USA Today recently had a story on its front page that claimed home values will take decades to recover if you bought during the peak between 2002 and 2006. According to the article, home values in the United States have tumbled an average of 19% from their peak. And, home prices would need to fall as least 17% more to reach their traditional relationship to household income.
Some indicators that the article discusses….
Income. The house price should not exceed three times your average household income, which was true from 1950 to 2000. In 2006 the average household income was $66,600, so the average home price should have been about $200,000. But during that year the average home price was about $300,000.
Rent. Traditionally homes sold for about 20 times what it would cost to rent the home. In 2006, that number jumped to 32 times. Until prices fall back to the 20 times number we won’t see stabilization of home prices.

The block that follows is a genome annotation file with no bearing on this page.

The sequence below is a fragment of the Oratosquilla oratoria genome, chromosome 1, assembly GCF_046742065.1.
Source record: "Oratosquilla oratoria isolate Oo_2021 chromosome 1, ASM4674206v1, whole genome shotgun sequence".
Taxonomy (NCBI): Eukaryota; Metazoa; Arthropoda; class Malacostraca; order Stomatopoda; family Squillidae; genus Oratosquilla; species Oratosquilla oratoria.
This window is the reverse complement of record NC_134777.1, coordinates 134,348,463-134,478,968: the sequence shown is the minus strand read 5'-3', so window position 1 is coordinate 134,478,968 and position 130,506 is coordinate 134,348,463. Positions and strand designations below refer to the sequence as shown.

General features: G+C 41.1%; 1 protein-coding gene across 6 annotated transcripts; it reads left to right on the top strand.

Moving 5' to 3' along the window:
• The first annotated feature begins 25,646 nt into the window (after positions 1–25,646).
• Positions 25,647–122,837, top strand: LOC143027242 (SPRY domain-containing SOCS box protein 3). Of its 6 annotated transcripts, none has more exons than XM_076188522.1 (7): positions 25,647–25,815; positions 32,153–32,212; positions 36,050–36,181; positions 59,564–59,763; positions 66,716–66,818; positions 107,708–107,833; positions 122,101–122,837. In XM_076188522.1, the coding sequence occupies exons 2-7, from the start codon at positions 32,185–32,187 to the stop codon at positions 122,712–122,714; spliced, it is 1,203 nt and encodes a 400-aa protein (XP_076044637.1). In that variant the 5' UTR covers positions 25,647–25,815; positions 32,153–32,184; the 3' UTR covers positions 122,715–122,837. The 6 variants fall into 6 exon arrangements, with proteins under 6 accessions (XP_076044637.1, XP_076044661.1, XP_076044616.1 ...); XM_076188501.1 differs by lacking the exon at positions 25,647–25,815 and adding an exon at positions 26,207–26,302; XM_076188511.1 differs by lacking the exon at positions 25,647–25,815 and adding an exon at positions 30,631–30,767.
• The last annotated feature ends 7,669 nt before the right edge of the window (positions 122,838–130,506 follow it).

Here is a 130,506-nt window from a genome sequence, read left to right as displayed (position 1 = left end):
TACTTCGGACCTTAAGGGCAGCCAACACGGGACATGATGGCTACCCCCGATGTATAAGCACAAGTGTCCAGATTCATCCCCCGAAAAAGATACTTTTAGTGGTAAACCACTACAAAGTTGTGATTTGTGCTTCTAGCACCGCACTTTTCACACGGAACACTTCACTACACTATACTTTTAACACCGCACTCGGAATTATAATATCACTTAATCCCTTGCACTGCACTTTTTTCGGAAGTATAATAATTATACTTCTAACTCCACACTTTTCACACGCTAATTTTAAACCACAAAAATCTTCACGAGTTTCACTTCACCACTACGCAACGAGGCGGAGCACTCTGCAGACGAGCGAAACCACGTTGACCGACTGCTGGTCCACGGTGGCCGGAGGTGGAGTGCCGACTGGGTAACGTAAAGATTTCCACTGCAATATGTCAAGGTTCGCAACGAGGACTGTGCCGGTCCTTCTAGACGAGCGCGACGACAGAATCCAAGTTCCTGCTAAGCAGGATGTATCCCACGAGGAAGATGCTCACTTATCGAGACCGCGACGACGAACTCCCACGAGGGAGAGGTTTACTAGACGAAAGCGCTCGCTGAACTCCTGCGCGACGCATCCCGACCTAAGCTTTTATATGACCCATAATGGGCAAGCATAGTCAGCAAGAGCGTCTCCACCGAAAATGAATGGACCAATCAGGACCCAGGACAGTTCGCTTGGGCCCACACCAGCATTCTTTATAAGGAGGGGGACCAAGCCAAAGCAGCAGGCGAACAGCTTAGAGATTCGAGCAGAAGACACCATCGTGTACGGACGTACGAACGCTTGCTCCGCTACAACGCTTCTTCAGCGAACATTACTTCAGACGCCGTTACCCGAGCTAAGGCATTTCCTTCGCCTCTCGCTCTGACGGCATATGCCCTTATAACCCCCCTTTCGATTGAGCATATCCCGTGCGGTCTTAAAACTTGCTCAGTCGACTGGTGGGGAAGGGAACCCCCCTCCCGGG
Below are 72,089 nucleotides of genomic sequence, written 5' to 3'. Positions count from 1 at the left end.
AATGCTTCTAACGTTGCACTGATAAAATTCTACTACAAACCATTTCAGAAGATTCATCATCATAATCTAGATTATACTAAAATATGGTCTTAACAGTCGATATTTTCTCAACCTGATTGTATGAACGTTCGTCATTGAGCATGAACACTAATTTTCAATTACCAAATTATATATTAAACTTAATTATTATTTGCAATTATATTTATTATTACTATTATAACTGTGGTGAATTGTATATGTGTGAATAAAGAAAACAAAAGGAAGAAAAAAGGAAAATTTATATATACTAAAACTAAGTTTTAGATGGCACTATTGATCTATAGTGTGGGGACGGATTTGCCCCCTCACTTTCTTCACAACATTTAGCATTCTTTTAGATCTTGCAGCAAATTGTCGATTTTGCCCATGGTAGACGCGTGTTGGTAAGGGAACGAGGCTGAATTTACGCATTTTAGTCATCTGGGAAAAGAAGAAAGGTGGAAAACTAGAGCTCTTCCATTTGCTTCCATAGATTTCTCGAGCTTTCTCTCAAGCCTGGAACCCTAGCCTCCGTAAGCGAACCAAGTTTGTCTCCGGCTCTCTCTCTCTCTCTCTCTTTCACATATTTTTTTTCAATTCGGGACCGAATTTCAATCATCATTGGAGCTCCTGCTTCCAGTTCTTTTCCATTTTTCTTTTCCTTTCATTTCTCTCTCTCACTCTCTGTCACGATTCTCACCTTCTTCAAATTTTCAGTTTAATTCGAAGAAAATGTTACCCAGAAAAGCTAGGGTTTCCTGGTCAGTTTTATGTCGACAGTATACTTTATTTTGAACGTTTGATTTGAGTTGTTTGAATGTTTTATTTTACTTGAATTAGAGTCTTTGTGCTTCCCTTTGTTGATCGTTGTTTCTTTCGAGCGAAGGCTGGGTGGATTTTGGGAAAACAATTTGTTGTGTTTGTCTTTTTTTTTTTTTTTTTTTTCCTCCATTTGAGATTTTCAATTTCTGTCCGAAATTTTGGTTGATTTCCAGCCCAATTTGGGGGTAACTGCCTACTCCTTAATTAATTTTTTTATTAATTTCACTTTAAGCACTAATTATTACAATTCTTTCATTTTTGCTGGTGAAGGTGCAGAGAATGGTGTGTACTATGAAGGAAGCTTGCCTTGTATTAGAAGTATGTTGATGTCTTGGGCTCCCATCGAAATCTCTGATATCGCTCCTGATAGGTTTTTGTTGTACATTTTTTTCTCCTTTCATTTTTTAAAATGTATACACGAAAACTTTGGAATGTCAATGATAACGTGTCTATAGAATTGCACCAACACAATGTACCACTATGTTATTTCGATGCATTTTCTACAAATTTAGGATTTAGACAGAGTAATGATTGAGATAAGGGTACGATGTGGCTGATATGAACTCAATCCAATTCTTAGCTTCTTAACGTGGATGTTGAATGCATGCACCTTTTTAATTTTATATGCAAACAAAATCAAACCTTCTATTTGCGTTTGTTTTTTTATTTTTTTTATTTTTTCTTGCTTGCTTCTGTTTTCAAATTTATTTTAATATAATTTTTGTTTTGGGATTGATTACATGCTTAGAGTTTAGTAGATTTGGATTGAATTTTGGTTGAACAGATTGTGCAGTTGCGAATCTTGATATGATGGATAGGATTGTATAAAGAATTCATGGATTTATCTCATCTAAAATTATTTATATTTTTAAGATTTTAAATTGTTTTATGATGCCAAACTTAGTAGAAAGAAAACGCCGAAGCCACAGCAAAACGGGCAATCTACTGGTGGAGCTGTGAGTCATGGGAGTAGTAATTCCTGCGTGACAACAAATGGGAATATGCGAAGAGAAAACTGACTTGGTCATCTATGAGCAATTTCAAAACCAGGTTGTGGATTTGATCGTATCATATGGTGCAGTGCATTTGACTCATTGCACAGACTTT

Appreciation. Between 1950 and 2000, the normal increase in home value was less than 0.5% per year after adjusting for inflation. From 2000 to 2006, home prices rose at an average annualized rate of 8.2% above inflation and peaked at 12.3% in 2005.
Down Payment. In 1989, the average down payment for first-time home buyers was 10%, reports the National Association of Realtors. In 2007, the average down payment for a new home was 2%.
Verification of Income. Half of mortgages generated in 2006 required no or minimal documentation of household income. That is now a thing of the past.
Optional Payments. 29% of new mortgages in 2006 allowed borrowers to pay interest only or pay less than the interest due and add the cost to the principal. This too has gone the way of the dodo.
Housing prices began to fall in 2006. Unfortunately for those who bought near the peak of the bubble, they may never recover their loss. Bubbles drive prices to a point that cannot be matched. This bubble was inflated by easy terms for mortgages through optional payment mortgages, no verification of income, and small down payments.